5 Different Ways to Show Love and Improve Your Relationship

Have you ever questioned whether your partner still loves you? You’re not alone. You also might be speaking a different love language than your partner.

What are the love languages?

We all give and receive love in 5 different ways: words of affirmation, acts of service, receiving gifts, quality time, and physical touch. These are called ‘love languages’ - a concept created by Dr. Gary Chapman through his long-time work as a marriage counsellor.

  1. Words of affirmation

When words of affirmation is your love language, words build you up. You thrive on spoken affection, praise, encouragement, and compliments. Harsh words and criticism can bother you for a long time.

  1. Acts of Service

Anything that your partner does willingly to ease your workload is a sign of love to you. You feel cared for when your partner vacuums before you get to it or makes you breakfast as a surprise. On the other hand, broken promises or laziness can make you feel unimportant.  

  1. Receiving gifts

When you speak this love language, a thoughtful gift shows to you that you are special. In contrast, generic gifts and forgotten special events have the opposite effect. This love language isn’t necessarily materialistic – it could be as simple as receiving your favourite snack after a bad day.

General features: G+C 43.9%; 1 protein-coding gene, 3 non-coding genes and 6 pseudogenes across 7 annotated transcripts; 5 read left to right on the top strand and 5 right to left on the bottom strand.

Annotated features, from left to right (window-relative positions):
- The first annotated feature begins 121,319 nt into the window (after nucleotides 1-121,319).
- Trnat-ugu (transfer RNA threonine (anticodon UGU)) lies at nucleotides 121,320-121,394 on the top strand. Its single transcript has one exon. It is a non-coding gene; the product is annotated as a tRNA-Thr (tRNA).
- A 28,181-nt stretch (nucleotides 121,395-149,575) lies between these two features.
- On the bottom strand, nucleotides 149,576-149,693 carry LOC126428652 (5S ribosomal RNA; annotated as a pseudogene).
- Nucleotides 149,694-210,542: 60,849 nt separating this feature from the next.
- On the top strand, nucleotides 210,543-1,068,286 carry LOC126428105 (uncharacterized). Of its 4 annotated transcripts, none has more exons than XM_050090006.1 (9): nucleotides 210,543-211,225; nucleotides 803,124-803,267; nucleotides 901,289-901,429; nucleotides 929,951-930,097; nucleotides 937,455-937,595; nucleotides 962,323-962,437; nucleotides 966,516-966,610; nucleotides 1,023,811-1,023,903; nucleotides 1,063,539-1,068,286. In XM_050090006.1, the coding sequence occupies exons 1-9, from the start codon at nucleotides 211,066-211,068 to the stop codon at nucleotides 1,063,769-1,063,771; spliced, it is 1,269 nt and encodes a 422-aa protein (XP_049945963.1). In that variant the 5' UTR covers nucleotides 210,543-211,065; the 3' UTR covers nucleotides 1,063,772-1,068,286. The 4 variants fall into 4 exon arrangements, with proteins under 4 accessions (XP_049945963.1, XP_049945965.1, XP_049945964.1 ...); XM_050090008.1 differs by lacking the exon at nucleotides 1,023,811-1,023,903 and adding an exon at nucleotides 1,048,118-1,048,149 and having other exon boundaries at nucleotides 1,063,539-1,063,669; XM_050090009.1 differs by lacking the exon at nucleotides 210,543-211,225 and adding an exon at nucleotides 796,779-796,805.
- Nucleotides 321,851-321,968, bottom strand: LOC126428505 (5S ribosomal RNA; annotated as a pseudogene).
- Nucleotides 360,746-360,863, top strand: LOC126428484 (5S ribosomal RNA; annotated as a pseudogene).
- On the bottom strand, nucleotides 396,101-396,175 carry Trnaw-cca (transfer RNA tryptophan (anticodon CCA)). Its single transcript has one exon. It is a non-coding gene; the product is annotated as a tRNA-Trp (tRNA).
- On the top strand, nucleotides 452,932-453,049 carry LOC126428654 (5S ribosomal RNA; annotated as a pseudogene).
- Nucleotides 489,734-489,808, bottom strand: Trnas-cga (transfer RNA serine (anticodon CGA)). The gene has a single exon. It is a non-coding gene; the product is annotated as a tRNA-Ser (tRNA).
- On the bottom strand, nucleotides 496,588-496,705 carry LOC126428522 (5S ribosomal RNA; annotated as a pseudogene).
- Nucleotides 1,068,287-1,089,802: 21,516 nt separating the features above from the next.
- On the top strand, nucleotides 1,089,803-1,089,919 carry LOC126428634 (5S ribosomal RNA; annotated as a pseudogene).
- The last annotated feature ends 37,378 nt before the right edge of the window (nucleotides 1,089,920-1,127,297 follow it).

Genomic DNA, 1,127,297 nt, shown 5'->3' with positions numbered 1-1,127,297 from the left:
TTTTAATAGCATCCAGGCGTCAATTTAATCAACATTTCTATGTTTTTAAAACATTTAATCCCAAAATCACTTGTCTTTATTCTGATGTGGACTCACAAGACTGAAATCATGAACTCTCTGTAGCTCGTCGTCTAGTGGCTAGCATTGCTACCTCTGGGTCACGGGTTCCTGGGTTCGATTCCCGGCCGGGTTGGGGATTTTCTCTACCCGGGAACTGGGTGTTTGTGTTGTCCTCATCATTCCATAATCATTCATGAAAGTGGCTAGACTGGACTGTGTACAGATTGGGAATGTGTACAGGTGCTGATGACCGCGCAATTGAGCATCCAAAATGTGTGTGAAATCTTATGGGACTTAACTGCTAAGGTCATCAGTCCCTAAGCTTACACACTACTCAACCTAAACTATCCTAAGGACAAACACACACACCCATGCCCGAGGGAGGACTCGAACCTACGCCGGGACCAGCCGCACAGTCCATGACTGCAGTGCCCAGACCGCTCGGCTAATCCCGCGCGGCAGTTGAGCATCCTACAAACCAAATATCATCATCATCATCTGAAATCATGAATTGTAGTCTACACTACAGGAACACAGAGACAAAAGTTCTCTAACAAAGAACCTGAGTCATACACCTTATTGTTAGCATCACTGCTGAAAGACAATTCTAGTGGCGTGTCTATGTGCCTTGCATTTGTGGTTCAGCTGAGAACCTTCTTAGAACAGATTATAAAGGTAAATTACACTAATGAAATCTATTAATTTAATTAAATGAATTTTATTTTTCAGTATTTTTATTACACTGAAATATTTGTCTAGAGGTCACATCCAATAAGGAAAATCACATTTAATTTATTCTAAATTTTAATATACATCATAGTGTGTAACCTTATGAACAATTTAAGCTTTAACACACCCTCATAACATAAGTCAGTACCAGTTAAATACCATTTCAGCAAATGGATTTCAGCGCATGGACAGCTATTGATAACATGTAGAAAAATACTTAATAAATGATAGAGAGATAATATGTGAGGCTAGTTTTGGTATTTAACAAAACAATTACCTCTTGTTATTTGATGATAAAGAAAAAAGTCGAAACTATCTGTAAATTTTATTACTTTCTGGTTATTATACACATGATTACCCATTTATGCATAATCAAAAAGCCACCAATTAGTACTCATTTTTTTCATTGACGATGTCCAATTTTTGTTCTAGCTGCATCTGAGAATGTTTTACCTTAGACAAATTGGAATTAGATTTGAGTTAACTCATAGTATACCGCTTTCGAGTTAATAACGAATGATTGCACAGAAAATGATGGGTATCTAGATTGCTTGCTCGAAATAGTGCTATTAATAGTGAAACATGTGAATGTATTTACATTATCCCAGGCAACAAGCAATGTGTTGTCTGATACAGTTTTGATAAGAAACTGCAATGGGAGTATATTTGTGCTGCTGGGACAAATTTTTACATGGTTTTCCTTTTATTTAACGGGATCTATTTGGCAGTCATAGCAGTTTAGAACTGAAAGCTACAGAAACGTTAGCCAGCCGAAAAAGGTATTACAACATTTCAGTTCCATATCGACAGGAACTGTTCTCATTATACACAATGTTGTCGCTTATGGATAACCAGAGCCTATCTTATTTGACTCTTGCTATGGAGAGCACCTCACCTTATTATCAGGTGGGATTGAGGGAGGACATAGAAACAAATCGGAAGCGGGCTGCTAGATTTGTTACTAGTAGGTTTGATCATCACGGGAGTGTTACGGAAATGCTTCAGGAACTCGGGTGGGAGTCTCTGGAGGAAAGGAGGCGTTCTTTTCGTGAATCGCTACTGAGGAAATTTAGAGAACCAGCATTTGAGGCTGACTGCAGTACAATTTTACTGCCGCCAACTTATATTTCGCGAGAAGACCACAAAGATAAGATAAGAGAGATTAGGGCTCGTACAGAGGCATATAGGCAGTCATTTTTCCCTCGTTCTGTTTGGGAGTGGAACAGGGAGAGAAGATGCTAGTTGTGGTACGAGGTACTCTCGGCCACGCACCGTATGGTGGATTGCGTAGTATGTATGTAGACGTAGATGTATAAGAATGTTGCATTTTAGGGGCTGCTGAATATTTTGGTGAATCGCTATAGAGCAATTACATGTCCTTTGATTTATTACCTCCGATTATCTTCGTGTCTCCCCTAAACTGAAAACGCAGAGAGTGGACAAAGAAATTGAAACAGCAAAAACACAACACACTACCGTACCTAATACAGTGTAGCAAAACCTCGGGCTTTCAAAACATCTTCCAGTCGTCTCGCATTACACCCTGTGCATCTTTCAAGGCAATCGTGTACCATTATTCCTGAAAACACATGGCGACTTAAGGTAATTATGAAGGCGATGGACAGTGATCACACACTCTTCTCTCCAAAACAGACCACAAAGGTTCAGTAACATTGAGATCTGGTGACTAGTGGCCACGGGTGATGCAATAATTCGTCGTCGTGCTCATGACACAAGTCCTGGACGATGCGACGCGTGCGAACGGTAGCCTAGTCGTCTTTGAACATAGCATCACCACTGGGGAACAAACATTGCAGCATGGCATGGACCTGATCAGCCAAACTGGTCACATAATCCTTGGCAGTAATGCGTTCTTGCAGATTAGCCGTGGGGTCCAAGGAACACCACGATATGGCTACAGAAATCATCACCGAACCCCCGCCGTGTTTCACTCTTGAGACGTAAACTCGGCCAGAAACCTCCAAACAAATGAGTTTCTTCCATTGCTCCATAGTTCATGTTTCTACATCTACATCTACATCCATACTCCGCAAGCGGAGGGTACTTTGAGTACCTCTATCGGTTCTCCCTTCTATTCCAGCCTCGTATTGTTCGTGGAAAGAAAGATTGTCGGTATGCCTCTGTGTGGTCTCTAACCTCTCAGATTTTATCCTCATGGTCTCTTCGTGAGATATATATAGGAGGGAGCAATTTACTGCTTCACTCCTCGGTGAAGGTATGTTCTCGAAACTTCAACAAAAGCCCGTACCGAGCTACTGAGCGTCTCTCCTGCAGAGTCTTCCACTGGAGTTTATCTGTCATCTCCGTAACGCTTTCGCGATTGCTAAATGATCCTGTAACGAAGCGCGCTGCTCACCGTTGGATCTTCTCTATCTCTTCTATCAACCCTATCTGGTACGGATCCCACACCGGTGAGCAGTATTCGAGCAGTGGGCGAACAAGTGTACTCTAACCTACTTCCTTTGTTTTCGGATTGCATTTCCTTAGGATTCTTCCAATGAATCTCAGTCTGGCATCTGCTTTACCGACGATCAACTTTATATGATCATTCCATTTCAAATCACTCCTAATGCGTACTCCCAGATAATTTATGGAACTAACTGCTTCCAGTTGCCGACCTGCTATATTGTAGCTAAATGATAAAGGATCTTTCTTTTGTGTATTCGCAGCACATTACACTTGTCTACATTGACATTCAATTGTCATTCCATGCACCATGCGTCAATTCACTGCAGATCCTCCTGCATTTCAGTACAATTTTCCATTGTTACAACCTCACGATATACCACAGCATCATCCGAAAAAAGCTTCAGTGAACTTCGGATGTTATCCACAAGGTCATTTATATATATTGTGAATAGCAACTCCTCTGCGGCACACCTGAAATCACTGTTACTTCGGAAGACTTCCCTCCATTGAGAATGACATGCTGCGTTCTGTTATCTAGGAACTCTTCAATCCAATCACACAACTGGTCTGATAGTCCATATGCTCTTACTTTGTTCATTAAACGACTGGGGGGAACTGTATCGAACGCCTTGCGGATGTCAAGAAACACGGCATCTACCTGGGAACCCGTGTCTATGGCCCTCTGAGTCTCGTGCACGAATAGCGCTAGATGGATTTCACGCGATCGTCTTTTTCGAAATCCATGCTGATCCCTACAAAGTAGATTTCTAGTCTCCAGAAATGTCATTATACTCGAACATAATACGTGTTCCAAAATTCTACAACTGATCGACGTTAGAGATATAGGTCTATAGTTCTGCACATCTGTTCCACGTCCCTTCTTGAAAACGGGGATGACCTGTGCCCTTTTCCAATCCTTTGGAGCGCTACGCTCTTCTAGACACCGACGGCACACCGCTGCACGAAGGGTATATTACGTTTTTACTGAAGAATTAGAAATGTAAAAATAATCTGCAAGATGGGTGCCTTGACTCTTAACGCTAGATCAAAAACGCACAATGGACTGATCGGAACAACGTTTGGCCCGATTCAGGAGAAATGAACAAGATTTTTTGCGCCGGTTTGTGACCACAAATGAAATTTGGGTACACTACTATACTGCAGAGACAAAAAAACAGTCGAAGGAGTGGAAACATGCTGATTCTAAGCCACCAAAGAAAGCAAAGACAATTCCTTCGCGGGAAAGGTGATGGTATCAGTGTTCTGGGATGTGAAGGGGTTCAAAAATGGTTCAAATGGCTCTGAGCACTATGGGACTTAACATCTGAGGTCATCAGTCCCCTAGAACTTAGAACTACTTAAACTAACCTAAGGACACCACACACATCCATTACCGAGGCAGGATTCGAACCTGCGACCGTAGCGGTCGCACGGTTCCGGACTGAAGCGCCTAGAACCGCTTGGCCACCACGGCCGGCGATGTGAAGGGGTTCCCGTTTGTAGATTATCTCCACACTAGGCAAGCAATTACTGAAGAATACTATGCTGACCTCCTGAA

1. Quality time

To you, nothing says you’re loved like undivided attention. When your partner is truly present (and not looking at their phone), it makes you feel important.  Failure to actively listen or long periods without one-on-one time can make you feel unloved.

  1. Physical touch

Holding hands, kisses, hugs, and other touches are your preferred way to show and receive love. Appropriate touches convey warmth and safety, while physical neglect can drive a wedge between you and your partner.    


How love languages can improve your relationships

Most of us have one or two preferred love languages – often different than our significant other's. If you express your love through your preferred love language, the chances are that it goes unnoticed by your partner.

Say that your love language is gifts, and you often surprise your partner with thoughtful gifts. How does it make you feel when they just have a quick look at your thoughtful present? Meanwhile, your partner hardly values gifts but appreciates acts of service. It would mean the world to them if you did chores around the house instead of buying gifts. Is your partner feeling loved?

Learning to speak your partner’s preferred language can drastically strengthen your relationship.  You can do the free love languages test on the 5 love languages website. Love languages apply to non-romantic relationships as well, and the website includes tests for children and teens.

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